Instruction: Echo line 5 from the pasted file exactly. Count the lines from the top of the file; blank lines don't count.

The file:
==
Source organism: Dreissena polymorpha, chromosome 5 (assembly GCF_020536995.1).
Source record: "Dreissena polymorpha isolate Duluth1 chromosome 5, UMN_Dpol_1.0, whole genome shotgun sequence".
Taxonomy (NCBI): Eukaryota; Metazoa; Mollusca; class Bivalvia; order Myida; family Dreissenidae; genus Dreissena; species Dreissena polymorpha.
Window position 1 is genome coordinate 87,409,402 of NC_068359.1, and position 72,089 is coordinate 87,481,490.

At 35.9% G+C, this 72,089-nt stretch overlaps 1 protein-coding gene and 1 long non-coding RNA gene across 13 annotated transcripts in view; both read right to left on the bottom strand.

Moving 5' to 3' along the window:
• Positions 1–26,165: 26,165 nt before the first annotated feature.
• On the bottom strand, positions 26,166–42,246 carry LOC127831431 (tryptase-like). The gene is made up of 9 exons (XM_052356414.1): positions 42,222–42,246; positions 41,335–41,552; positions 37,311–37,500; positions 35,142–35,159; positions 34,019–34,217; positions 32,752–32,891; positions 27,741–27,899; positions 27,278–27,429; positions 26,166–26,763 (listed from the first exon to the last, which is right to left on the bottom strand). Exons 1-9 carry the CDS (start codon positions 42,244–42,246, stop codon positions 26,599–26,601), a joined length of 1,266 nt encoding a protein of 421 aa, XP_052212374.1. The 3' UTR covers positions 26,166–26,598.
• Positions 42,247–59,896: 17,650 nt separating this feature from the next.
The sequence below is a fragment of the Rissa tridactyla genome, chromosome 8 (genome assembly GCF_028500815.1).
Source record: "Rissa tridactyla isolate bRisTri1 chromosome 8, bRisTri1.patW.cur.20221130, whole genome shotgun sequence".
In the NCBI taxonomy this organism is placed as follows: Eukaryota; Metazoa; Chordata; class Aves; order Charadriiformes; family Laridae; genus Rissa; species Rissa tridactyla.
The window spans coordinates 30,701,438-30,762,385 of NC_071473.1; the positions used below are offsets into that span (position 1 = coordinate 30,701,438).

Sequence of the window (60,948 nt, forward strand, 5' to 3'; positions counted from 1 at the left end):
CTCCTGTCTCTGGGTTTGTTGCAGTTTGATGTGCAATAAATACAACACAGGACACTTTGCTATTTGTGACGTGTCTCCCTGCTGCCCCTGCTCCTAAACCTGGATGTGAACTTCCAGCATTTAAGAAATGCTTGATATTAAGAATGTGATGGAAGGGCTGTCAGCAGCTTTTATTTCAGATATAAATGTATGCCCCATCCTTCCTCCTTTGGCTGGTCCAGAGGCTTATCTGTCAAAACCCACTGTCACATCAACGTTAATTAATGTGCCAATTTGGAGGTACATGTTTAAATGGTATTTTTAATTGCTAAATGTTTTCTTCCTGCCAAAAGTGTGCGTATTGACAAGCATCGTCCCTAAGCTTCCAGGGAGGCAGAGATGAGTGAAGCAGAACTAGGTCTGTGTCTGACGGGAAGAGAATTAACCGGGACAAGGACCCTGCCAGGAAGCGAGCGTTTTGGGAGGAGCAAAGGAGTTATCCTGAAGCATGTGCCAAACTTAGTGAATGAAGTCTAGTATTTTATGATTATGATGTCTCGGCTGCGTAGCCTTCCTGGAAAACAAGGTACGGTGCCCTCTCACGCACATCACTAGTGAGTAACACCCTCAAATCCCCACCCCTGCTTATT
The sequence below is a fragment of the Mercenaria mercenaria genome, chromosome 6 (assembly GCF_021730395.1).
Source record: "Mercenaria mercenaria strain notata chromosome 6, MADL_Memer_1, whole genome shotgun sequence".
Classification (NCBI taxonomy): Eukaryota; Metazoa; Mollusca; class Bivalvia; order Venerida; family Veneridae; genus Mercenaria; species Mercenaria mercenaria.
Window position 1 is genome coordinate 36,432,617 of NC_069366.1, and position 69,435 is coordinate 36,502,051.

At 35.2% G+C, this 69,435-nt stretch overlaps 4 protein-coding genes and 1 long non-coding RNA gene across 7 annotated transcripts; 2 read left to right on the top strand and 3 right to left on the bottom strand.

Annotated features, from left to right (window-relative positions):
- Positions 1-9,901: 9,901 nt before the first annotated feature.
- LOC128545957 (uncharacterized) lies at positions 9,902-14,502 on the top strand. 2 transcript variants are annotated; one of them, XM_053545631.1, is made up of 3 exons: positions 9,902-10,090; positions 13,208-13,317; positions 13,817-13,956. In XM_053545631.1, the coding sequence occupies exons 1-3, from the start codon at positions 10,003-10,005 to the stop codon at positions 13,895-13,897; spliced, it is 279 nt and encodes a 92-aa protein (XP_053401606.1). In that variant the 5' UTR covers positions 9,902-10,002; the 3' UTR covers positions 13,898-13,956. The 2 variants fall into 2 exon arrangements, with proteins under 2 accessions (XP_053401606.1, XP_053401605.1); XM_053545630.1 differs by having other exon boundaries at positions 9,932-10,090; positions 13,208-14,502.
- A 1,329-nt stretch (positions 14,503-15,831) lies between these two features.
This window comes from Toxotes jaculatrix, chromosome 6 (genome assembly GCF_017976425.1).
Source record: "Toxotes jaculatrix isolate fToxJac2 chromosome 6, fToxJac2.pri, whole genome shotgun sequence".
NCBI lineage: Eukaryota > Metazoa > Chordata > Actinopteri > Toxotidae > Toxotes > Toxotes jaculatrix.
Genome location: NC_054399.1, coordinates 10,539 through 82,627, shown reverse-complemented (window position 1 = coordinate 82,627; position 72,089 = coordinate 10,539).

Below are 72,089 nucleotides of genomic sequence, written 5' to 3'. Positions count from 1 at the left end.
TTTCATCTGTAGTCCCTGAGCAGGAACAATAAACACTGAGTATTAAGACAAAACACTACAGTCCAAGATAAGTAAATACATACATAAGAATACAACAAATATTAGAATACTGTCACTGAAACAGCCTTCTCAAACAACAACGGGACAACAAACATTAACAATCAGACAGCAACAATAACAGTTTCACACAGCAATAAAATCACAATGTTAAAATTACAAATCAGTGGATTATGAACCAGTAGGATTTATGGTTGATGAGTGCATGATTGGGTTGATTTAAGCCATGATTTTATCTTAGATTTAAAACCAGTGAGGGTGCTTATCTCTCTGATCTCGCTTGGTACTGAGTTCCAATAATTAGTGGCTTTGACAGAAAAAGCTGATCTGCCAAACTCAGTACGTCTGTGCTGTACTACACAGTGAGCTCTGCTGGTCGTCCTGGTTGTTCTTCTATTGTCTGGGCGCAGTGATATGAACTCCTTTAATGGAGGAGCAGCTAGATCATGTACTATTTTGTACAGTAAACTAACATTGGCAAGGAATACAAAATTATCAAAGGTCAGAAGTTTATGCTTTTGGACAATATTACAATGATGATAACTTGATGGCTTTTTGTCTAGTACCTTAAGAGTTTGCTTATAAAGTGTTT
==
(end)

At 35.9% G+C, this 72,089-nt stretch overlaps 1 protein-coding gene and 1 long non-coding RNA gene across 13 annotated transcripts in view; both read right to left on the bottom strand.